Lt. William Myers, CEC USN Former

The Catalina Mountain Chapter (CMC) of the Military Officers Association of America (MOAA) held its most recent meeting on Dec. 18 at SaddleBrooke Ranch. The meeting began with a business session presided over by retired Capt. Chuck Vaughan, U.S. Navy, President, during which members were updated on the chapter’s current and upcoming activities.

The day’s speaker was CMC Member, retired Maj. Raymond Caryl, U.S. Army. He talked about his experience flying with the Army’s 220th Reconnaissance Airplane Company (RAC), with the callsign the “Catkillers,” in support of U.S. Marine Corps operations in the Republic of Vietnam (RVN).

Maj. Caryl explained that as the Vietnam War strategy changed, the Marine Corps needed forward air control and targeting for their A-4 Skyhawk Jets. The Marines, however, did not have enough aircraft and flight crews available. The Army’s 220th RAC was then assigned this interservice mission.

Much of Maj. Caryl’s time was spent assigned to the Marine I Corps providing close air support for the 1st and 3rd Marine Divisions in northern RVN near the Demilitarized Zone (DMZ) with North Vietnam. The Catkillers also provided targeting coordinates to the battleship USS New Jersey (BB-62) for its 16-inch and 5-inch guns while it was sitting off the coast of RVN near the DMZ.

Maj. Caryl’s presentation included many photographs of the action below taken from his Cessna O-1 Birddog. The Birddog aircraft was based on the civilian Cessna 170 with the major differences being there were only two seats and these were placed one behind the other, as well as angled side windows were installed for better ground observation. In the case of the Catkillers, the Army pilot was in front and the Marine Corps air observer was behind.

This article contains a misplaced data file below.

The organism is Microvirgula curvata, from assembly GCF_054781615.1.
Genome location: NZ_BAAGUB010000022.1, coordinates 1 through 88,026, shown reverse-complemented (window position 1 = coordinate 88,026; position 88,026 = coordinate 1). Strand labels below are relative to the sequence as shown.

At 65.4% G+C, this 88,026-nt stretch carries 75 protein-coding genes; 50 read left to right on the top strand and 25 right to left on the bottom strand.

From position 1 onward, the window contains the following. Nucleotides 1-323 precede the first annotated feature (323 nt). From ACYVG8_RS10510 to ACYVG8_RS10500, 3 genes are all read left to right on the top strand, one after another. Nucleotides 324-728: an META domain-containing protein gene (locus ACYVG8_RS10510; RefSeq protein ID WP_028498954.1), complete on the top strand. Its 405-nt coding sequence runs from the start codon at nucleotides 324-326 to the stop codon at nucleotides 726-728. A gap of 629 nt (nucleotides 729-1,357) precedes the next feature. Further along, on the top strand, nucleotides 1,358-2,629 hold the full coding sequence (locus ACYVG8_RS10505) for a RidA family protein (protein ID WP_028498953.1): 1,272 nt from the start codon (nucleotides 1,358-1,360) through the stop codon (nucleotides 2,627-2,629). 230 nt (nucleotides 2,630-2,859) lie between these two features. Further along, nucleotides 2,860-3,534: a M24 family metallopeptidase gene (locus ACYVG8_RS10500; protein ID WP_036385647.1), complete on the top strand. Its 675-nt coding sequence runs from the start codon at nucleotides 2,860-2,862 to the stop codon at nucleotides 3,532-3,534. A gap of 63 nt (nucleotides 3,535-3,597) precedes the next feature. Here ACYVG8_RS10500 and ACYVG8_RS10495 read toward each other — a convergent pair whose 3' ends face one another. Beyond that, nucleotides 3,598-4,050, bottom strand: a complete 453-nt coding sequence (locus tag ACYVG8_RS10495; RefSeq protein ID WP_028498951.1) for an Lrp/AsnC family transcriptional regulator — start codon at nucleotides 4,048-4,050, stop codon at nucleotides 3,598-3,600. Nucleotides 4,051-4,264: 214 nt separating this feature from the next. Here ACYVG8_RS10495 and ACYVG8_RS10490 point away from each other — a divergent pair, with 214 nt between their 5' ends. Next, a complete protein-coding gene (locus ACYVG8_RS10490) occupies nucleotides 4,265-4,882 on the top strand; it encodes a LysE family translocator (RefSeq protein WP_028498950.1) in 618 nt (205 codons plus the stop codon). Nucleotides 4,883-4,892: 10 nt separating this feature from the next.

Targeting was done by visual observation and the devices used to aid the attacking aircraft were smoke grenades and white prosperous (Willie Pete) rockets launched from rocket tubes under the aircraft’s high wings. The 0-1 Birddog aircraft had no armor and its primary defense was flying above the treetops. Maj. Caryl’s personal weapons were the Colt Automatic Assault Carbine (CAR-15) and a sidearm pistol.

Maj. Caryl is also the author of the book Catkiller 3-2: An Army Pilot Flying for the Marines in the Vietnam War, published by the Naval Institute Press in 2019. Signed copies of his book were available to those members who wanted a copy.

The January luncheon meeting of the CMC was held at SaddleBrooke Ranch Grill on Jan. 21. The speaker was Lenwood Hampton, a member of the National Council of Administration of the Veterans of Foreign War (VFW), representing the Department of New Mexico.

Mr. Lenwood is a Vietnam War veteran having served with the U.S. Navy from 1965 to 1975. His decorations include the Navy Unit Commendation, Meritorious Unit Commendation, National Defense Service Medal, Vietnam Service Medal with device, and the Vietnam Campaign Medal. Mr. Lenwood discussed the current status of the VFW, as well as its past, present, and future endeavors and initiatives.

If you are a former or present officer of the uniformed services interested in joining our organization, please contact Membership Chair, former Lt. j.g. David Bull, U.S. Navy, by email at [email protected] or by telephone at 520-825-0604.

The membership of CMC encompasses the areas of Catalina, Oracle, parts of Oro Valley and Marana, SaddleBrooke, SaddleBrooke Ranch, and Sun City. For additional information, please visit our website at

The CMC and MOAA are nonprofit veterans’ organizations dedicated to maintaining a strong national defense and preserving the earned entitlements of members of the uniformed services and their families.